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  • Aaron Delp
    Mark - Thanks for your comment!
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  • TomLiotta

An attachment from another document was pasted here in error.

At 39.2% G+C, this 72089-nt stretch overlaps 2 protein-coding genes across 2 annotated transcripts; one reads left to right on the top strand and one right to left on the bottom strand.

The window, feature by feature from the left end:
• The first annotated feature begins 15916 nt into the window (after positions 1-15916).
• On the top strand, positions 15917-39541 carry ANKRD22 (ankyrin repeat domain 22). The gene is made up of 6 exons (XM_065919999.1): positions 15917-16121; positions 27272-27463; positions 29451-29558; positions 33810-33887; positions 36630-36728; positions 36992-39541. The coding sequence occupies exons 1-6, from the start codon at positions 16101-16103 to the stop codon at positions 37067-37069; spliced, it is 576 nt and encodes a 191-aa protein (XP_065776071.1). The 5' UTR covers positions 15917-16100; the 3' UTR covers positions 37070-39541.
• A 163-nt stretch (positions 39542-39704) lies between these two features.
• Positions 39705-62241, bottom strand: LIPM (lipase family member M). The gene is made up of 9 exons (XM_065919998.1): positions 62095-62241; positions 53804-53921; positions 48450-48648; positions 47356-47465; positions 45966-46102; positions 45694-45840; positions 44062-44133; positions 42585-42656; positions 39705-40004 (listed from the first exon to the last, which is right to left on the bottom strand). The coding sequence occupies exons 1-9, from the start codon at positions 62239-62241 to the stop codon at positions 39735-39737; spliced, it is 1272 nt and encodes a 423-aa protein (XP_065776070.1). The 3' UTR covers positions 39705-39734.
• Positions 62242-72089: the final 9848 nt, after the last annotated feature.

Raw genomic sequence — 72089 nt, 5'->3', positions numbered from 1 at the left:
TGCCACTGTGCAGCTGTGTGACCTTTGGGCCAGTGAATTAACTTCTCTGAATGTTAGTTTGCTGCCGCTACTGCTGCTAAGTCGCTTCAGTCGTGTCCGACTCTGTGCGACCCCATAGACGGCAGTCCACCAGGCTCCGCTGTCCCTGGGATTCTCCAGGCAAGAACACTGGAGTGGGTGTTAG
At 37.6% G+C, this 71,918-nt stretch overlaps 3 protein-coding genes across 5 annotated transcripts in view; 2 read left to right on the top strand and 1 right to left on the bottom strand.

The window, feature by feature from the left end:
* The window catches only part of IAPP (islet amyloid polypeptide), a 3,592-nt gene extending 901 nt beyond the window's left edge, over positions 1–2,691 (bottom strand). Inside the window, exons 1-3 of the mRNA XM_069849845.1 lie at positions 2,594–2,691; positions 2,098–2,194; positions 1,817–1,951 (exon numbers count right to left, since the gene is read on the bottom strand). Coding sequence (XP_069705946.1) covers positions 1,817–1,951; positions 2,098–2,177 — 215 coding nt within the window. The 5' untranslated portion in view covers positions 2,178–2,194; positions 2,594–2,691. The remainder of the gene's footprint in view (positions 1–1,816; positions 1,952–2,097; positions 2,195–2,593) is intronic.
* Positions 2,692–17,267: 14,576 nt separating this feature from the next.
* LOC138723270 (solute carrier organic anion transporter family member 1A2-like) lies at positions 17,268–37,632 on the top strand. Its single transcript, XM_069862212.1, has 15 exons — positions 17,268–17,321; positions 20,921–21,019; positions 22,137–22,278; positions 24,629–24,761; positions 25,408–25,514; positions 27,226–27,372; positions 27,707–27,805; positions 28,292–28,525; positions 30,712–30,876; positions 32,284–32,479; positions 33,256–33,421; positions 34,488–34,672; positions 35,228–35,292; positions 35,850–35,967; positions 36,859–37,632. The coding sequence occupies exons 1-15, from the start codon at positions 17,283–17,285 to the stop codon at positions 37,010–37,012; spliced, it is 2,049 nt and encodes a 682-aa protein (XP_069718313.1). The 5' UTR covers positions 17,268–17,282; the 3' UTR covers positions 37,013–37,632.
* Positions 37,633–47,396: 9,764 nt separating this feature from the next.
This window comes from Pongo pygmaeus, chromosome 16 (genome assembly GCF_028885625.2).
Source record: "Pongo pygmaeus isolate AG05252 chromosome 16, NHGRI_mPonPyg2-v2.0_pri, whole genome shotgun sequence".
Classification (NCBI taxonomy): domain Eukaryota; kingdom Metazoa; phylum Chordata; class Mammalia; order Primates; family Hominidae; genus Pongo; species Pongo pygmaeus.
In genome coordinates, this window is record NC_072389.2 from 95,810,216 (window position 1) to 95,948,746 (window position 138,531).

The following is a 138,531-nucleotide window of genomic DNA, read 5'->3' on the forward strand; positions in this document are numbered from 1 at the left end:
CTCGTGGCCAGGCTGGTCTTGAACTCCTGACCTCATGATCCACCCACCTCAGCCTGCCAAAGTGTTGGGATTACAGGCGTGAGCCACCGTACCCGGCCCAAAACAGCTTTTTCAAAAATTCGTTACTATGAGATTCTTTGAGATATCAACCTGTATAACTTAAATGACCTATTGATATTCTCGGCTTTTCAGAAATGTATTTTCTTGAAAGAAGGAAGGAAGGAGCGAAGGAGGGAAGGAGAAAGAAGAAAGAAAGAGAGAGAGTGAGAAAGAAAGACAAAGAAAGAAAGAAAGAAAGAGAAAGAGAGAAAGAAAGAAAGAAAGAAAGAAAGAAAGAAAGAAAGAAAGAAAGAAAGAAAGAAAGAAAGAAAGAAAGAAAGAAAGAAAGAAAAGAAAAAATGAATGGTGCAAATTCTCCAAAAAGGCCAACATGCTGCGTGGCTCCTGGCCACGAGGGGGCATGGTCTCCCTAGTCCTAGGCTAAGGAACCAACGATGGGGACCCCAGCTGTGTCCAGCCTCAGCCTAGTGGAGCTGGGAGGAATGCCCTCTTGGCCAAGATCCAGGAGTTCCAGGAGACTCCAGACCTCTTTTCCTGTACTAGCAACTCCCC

One source of resistance is the failures of technologies of the past. Finding ways to pull value from past failures might lead to ways of soothing some resistance.   There is a gradient to the experience of IT personnel that generally correlates with resistance to new technologies. It's not perfect, yet it's noticeable. A longer tenure can breed more resistance. With some 40+ years of experience behind me, I have felt resistance in myself for numerous IT advances.   Much of it arises out of the uncountable "advances" from the past that were often the-next-big-thing yet went nowhere. I have no doubt that one or more forms of 'cloud' are inevitable, so 'cloud' is not something I personally feel resistance against. Still, I can certainly sympathize with resisters. I've felt like time was wasted on multiple technology implementations in the past, so I can understand resistance.   The issue, then, would be in how to assure resisters that investigating and implementing a specific cloud solution is worth the effort. If I throw myself into such a project, what is the benefit to me if it flames out? Easy to answer is the benefit if it succeeds. Assurance of benefit if the project dies is much harder.   I'm reasonably successful writing sockets applications for TCP/IP, but it'd be nice if everything I know about SNA and APPC/APPN could have been skipped. I can do a lot of successful troubleshooting in Ethernet networks, but some of the diagnostic tools I wrote for myself for token-ring took a big chunk of my time that can't be recovered. Some 20+ years ago, another developer and I learned Forth for a decently sophisticated app for hand-held units that I'm pretty sure have long been discarded. And I've never needed Forth since then.   Yet, I recognize that none of it was truly wasted. An understanding of APPN Network Nodes gave an early step to start grasping DNS. Building functions out of Forth primitives gave something to compare against objects and inheritance. Many lost or fading technologies contain seeds or concepts that transfer to emerging ones.   Finding ways to instill interest in the face of failure will go a long way towards reducing some of the resistance. This kind of resistance will be strongest in those with the longest time in the field, and they will tend to be decision makers.   Tom